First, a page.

Australia’s defence: the tangle of kit, costs and complexity
11 Nov 2019|

‘Strategy without money is not strategy.’ —Arthur Tange*

‘Everything is very simple in war, but the simplest thing is difficult.’ —Carl von Clausewitz*

Australian governments are always trying to simplify defence and rein in costs.

In Canberra’s world of inputs, outputs and deliverables, defence is the big-bucks beast that eats much and always demands more. And what, exactly, does the beast deliver for a nation that has its own continent?

To put the question more formally: What is the optimal defence strategy of an affluent and stable country with no land borders that has never in its modern history experienced enemy soldiers setting foot on its land?

The conundrum was well presented 50 years ago in a wonderful Bruce Petty cartoon, headed ‘The great defence shake-up’.

A senior Oz military officer is sitting at his desk, amid a clutter of paper and models of military kit, yelling in frustration: ‘For the 500th time can somebody tell me. It’d be a great help. In the light of current allied attitudes: WHO ARE WE TO DEFEND! AGAINST WHAT?’

A civilian bursts through the door and announces that it’s time for streamlining and a basic restructure, declaring: ‘Defence planning must assume a new FLEXIBILITY. Our goal is a new dimension in departmental cooperation.’

The maps and model planes and rockets are swept from the desk and the uniformed officer is plonked on top of the filing cabinet. The be-suited bureaucrat plugs in his electric kettle, organises the rubber bands, then sits at the newly cleared desk and announces to the officer: ‘Now all I want from you is: Who are we to defend against what?’

The civilian is booted out and the process begins all over again.

When Petty drew that cartoon, Australia was deeply involved with the US in losing a war in Vietnam. Yet, even as Vietnam was spiralling away, the visiting British strategist Michael Howard could observe: ‘The real defence problem of Australia is, in fact, that it does not have a defence problem: that there is not at present a single cloud on the horizon that seriously threatens Australian security.’

Fifty years on, there’s a growing cloud called China. Lots of other stuff, though, looks familiar. The continent is still secure. Now, as then, Australia worries about the US withdrawing from Asia. Still we ponder the reliability of the alliance. As ever, Canberra grapples with the complexities of the defence beast and how expensive it is to feed.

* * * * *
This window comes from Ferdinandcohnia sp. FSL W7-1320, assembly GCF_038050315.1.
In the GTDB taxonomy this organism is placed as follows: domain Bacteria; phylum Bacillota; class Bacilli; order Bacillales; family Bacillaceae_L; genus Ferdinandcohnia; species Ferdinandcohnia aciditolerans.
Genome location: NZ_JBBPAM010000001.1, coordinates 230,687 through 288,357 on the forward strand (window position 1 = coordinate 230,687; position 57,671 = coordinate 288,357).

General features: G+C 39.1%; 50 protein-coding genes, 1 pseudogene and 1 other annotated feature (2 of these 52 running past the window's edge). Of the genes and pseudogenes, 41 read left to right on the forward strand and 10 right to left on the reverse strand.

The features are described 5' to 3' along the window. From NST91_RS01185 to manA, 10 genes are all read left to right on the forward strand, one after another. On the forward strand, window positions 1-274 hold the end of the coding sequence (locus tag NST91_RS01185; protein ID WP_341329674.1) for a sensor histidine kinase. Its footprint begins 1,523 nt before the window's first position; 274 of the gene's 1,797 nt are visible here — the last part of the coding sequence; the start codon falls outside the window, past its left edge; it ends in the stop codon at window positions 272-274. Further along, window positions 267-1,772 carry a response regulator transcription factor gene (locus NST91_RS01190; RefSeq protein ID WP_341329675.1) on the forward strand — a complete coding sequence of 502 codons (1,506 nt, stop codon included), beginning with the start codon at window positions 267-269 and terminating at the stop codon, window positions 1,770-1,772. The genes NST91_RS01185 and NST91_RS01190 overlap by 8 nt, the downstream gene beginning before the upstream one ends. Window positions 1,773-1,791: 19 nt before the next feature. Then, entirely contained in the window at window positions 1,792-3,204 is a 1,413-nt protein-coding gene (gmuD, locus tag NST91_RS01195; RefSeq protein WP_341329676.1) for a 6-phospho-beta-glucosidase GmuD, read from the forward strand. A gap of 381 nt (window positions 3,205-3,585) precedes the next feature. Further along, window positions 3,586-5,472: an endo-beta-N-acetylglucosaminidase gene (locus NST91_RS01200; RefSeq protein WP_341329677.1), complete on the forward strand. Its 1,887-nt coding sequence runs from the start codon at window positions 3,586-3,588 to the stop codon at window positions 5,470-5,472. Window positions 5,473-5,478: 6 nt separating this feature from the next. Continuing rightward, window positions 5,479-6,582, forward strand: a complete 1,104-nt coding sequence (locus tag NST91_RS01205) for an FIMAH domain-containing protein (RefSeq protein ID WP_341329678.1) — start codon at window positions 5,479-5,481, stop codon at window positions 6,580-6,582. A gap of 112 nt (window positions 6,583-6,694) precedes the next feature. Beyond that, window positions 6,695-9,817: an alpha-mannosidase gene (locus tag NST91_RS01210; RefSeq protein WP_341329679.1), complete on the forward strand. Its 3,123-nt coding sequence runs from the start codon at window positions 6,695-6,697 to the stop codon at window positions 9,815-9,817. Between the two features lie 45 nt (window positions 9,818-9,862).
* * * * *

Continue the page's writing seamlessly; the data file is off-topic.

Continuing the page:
The cash that Canberra throws at the beast has much to do with the cost of the military kit. See, for instance, the latest rumination from Andrew Davies and Marcus Hellyer on the very hungry future submarine.

The kit is fiendishly expensive and complicated because government and bureaucracy grapple with Clausewitz’s truth (doing simple things in battle is hard) while confronting Augustine’s laws. The laws are the aphoristic observations of Norman R. Augustine, an American aerospace engineer who did several stints in the Pentagon. Among my Augustine favourites:

  • The last 10% of performance generates one-third of the cost and two-thirds of the problems.
  • The process of competitively selecting contractors to perform work is based on a system of rewards and penalties, all distributed randomly.
  • The weaker the data available upon which to base one’s conclusion, the greater the precision which should be quoted in order to give the data authenticity.
  • Simple systems are not feasible because they require infinite testing.
  • Hardware works best when it matters the least.

But the one that gets the most use is his rule that defence budgets grow linearly while the unit cost of new military aircraft grows exponentially. Canberra gets a tick for smarts for not trying to build military aircraft. Instead, we’ll build submarines.

The tangle of kit, costs, complexity and strategy explain why the Department of Defence is the most inquiry-prone creature in Canberra. Defence has had 50 reviews since 1973 and is now working on a new strategic review.

The 1973 start point is when Arthur Tange brought forth the New Testament (the Tange review) to unite the military tribes and turn the herd into a single beast. The Tange review and Petty’s cartoon come from the same era—and today there’s still plenty of sameness to savour.

Still, prime ministers puzzle, defence ministers struggle and treasurers rage. Admiration and appreciation mingle with exasperation and frustration.

The beast will never be tame. But how well can it be ridden? To be continued …

* The Tange quote is as reported by Paul Dibb in Australia’s defence: towards a new era (page 166). The Clausewitz quote is from On war in his chapter on the difficulties and friction of conflict.